Welcome to ADHD Millennial!
I’m Neil, and I’m a recent college grad who received an ADHD diagnosis about four years ago. I’m going to write about that in posts to come, and I’m going to write about being ADHD, being a millennial and (of course) being an ADHD millennial. I’m also hoping to get your thoughts on these topics.
Today, though, I want to start by asking the important questions: who would actually self-identify as an “ADHD millennial”? Why would anyone do that?
Both people with ADHD and millennials get a bad rap in the media. People with ADHD are lazy pill poppers. Millennials are entitled, lazy narcissists. So ADHD millennials must have a double dose of lazy with a whole lot of other undesirable traits mixed in.
No surprise, then, that if you Google the phrase “ADHD millennial” (in quotes to keep the word order), you’ll find it’s used mostly as an insult. As in, “kids these days… no character or self-discipline… just a bunch of ADHD millennials.”
Interestingly, “ADHD” and “millennial” carry negative connotations for similar reasons: both people with ADHD and millennials are widely perceived as wanting things they don’t deserve and not being willing to put in the hard work to get those things. People with ADHD want accommodations for “normal human traits” like inattention, or so the story goes. Millennials, in the words of Wall Street Journal contributor Ron Alsop, want to “shape their jobs to fit their lives rather than adapt their lives to the workplace.”
Does this mean the experience of being ADHD and the experience of being a millennial are similar? Only to a point, because there’s a big difference between being part of a generational trend and having a neuropsychiatric disorder.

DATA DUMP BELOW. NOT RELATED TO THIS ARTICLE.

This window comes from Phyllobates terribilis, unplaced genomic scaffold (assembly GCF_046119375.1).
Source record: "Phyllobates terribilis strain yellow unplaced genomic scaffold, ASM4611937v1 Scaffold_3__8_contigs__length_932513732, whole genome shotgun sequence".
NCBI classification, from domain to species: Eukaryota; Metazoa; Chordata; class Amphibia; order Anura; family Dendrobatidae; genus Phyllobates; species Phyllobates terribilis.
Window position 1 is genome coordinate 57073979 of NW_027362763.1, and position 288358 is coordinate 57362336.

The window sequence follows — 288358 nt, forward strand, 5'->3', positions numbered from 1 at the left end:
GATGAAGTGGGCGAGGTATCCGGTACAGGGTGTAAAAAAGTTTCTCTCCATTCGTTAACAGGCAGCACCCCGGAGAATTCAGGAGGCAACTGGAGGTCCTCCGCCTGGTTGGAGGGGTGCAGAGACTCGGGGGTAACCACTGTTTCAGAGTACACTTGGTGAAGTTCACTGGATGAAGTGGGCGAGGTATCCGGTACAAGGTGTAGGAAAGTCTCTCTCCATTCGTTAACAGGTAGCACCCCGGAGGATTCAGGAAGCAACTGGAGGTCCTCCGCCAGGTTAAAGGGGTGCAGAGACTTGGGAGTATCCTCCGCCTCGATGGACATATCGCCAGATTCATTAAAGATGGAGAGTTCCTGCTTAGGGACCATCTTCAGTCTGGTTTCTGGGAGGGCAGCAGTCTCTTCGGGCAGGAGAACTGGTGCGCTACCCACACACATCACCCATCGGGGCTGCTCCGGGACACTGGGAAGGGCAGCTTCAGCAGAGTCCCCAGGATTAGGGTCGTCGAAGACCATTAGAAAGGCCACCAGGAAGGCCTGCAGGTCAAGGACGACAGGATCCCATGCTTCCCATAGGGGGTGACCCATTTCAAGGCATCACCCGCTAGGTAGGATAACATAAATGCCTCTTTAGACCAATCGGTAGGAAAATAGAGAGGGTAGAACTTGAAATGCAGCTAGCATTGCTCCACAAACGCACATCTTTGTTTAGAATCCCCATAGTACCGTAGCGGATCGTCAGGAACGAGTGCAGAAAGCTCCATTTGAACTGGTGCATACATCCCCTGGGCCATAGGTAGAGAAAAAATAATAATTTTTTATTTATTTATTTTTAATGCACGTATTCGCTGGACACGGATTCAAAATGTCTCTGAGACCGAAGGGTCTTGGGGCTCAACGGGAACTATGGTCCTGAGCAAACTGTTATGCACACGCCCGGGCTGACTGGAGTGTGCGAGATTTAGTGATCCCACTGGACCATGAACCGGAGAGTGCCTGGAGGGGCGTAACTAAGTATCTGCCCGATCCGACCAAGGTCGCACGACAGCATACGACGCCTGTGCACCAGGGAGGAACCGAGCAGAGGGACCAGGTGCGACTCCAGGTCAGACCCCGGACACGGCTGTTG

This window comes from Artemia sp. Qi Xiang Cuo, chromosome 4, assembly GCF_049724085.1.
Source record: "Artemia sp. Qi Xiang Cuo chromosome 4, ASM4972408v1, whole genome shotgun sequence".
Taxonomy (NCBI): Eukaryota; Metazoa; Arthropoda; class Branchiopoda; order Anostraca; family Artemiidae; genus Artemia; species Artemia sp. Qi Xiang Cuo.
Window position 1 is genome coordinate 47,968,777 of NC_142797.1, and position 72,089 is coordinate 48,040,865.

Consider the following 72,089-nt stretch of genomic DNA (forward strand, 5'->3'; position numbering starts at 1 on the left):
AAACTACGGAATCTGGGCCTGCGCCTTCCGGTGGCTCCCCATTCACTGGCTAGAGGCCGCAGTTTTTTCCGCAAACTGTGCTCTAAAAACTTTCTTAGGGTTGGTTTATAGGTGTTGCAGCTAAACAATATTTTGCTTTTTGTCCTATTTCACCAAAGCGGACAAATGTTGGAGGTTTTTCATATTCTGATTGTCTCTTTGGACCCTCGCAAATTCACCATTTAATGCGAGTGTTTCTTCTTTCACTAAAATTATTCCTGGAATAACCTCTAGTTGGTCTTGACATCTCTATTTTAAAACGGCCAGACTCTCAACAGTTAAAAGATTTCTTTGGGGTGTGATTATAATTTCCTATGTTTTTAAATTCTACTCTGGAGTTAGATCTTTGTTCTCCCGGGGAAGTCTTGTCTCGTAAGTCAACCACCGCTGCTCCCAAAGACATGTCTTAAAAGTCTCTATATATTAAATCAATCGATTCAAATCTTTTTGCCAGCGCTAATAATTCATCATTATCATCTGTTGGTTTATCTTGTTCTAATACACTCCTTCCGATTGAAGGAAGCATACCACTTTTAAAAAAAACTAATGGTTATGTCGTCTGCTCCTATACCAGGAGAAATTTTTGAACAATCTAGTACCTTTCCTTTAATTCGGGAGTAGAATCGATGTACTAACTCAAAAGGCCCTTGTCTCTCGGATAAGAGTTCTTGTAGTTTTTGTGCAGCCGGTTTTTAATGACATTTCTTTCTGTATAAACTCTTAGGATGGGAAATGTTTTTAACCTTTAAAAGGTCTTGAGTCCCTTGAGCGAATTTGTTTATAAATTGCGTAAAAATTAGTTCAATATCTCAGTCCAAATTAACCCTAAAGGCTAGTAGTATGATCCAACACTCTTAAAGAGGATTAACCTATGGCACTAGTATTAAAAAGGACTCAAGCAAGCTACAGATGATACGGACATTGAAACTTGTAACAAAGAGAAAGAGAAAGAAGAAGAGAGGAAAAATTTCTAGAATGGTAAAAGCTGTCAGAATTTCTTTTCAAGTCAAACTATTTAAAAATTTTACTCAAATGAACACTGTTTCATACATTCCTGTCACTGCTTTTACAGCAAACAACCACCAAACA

But it does mean that if you’re an ADHD millennial, the challenges you face as someone with ADHD and the challenges you face as a millennial are going to be interwoven. If you’re a millennial, you grew up in the digital age, you have a different perspective on how institutions like the workplace function and you want these institutions to function differently than they did in the 20th century. If you have ADHD, you need these institutions to function differently than they did in the 20th century.
So for now, I just want to leave it as something to think about: somehow, the experience of being ADHD influences the experience of being a millennial and vice-versa.
While we’re getting started, I also want to give a shoutout to two characters who will probably be making repeat appearances in future blog posts: doubt and hope.
Doubt and hope are two cornerstone emotions of the experience of being a millennial.
Our lives are full of doubts: will I find a job that lets me feel good about my life at the end of a day’s work? Will I find any job at all, for that matter? Will I find the right people to spend my life with?
On the good days, our lives are full of hope, too: I will find that job, those people.
ADHD tends to magnify all the doubts and hopes that come with being a millennial. It’s that much harder to find a rewarding career, that much harder to meet the people who get you.
But for all its downsides, ADHD also magnifies the hope. An ADHD diagnosis can be a powerful source of hope because it can point the way towards a more balanced, aware life.
If you have an ADHD diagnosis, you have hope. If you don’t have an ADHD diagnosis but have figured out you might have ADHD, you also have hope. And if you have ADHD but don’t know you have ADHD, it can feel like you’re in a pretty hopeless place because you have a big problem and don’t yet have the solution for it, but you still have hope.
For me, hope is the biggest difference between pre-diagnosis Neil and post-diagnosis Neil. Getting an ADHD diagnosis doesn’t solve all your problems immediately, but it lets you know that there’s a way forward.
Before being diagnosed, I felt my life was basically not working on some level but didn’t know why. Like a lot of people with ADHD, I went into treatment for anxiety and depression and came out of treatment having discovered that the best way to deal with my anxiety and depression was by managing my ADHD.
Now, as far as my diagnosis of being a millennial, I have to confess that it’s a self-diagnosis, but it’s one I’m pretty sure about. Like my ADHD diagnosis, it was a long time coming, but I can tell you the exact point in time when it was made. It was when I graduated college, thought all my troubles were behind me, went to figure out what to do next and realized: “I have no idea what I’m doing.”
Over a year later, I still have no idea what I’m doing, and I’m looking forward to writing about it here.